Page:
Guest blogger, Annie Martirosyan, writes…
RSC is always a treat when I am in fair Stratford-upon-Avon. I have seen performances I adored and performances I disliked. I could not predict what I would make of King John. I am mostly a purist when it comes to adapting Shakespeare and I heard King John was very modernized.
It was raining as I left the Shakespeare Institute. I intentionally forgot the umbrella at the guest house as I did not want to shun the English rain. I had little time for usual pottering in the foyer, so I grabbed my RSC Key ticket and ran to the Gallery.
There were balloons! They must burst onto the stage at some point, I thought. Something splendid seemed to be unfolding…
Pippa Nixon appeared – in colourful tights, with bright red lipstick and a guitar. She was loud, modern-Englished, talking to us randomly and playing the guitar accompanied with her high-spirited singing. I laughed. I definitely was not in the early 13th century – but whatever it was, it looked like it was going to be a blast!
…The lights lit up, the cast rushed in, loud, colourful, fidgety. Blanche, blonde, and excellently portrayed by Natalie Klamar. Did Shakespeare conceive of Blanche as a modern stereotypical silly blonde? And so perfectly modern did Shakespearean English sound from the mouth of the Spanish princess!
Blanche and Dauphin’s wedding was the most hilarious I have ever witnessed, on and off stage. How naturally gifted a non-native director must be to combine modern posh pomp and Shakespeare’s tongue so gracefully and fluently! And all was to such a very appropriate music that the audience laughed themselves into stitches with delight at this musical comedy, while not hating this unimaginable interpretation of King John – indeed, nodding at the very wild and brilliant adaptation. This is what the Swedish director Maria Aberg achieved.
Alex Waldmann played King John – so young and yet so worthy to stand on RSC’s stage as an English king. Susie Trayling as a mad Constance, in a vibrant purple dress and with reddish curls, was noisy and chilling. Paola Dionisotti as a female Pandulph looked smart. John Stahl as Philip of France, in a trim aquamarine suit, was funny and appropriate. Sandra Duncan was hilarity itself as a motorcycling Lady Faulconbridge! Strangely, the boy playing Arthur is not mentioned in the “King John cast and creative” on RSC’s website – he was apt and voiced, so young and so talented! They were all excellent.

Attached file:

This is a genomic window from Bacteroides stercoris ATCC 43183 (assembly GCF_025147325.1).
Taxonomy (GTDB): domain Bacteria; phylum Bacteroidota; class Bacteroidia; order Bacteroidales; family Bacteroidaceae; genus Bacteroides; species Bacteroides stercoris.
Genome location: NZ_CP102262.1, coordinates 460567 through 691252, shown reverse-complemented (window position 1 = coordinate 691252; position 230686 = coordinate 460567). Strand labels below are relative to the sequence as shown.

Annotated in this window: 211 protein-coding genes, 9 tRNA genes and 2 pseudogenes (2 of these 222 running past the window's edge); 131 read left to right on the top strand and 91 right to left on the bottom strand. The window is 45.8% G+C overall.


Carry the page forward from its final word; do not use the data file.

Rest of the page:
Siobhan Redmond, in a long emerald silky dress and with her fiery head, a gift from nature – slightly incestuous, slightly silly but snobbish – was almost an ideal grandmother to Arthur.
The Bastard: you would not make much of the character, would you, other than term him a slimy, insolent illegitimate social climber or some such? Maria Aberg unsexed him, made her a central character and what’s more – had Pippa Nixon cope with this. And cope she did, top-drawer. She sprang onto stage as if from the street, with the casualness of her outfit, the resonant powerful voice spontaneously spitting Shakespeare’s lines from her throat and her being – this slim young actress besieged the audience. If Pippa Nixon can make so much out of such an unpleasing, neglected character and give shape to a plot Shakespeare cared not to define, I don’t doubt I’ll see her doing King Lear and Falstaff one day with similar dazzle!
…The lights went out, there was confetti in the air, Pippa Nixon was singing…
With balloons, hoops, pomp, a silly blonde, slight incest and comedy, RSC’s King John was an absolute delight. In a mingled play of mixed feelings and a plot that baffles a single-sentence definition, Maria Aberg’s exquisite production attempted not to confirm it as a black-and-white historical trauma, but succeeded in accentuating the jumbled plot with physical colours and emphasized characters, turning King John into a glittering show that was incredibly likeable! Indeed, the production deserves as many stars as there were balloons! Shakespeare would have been entertained.
The RSC’s King John was on at the Swan Theatre in Stratford-upon-Avon from April to September 2012.
PhD Shakespeare researcher, linguist, English Language Lecturer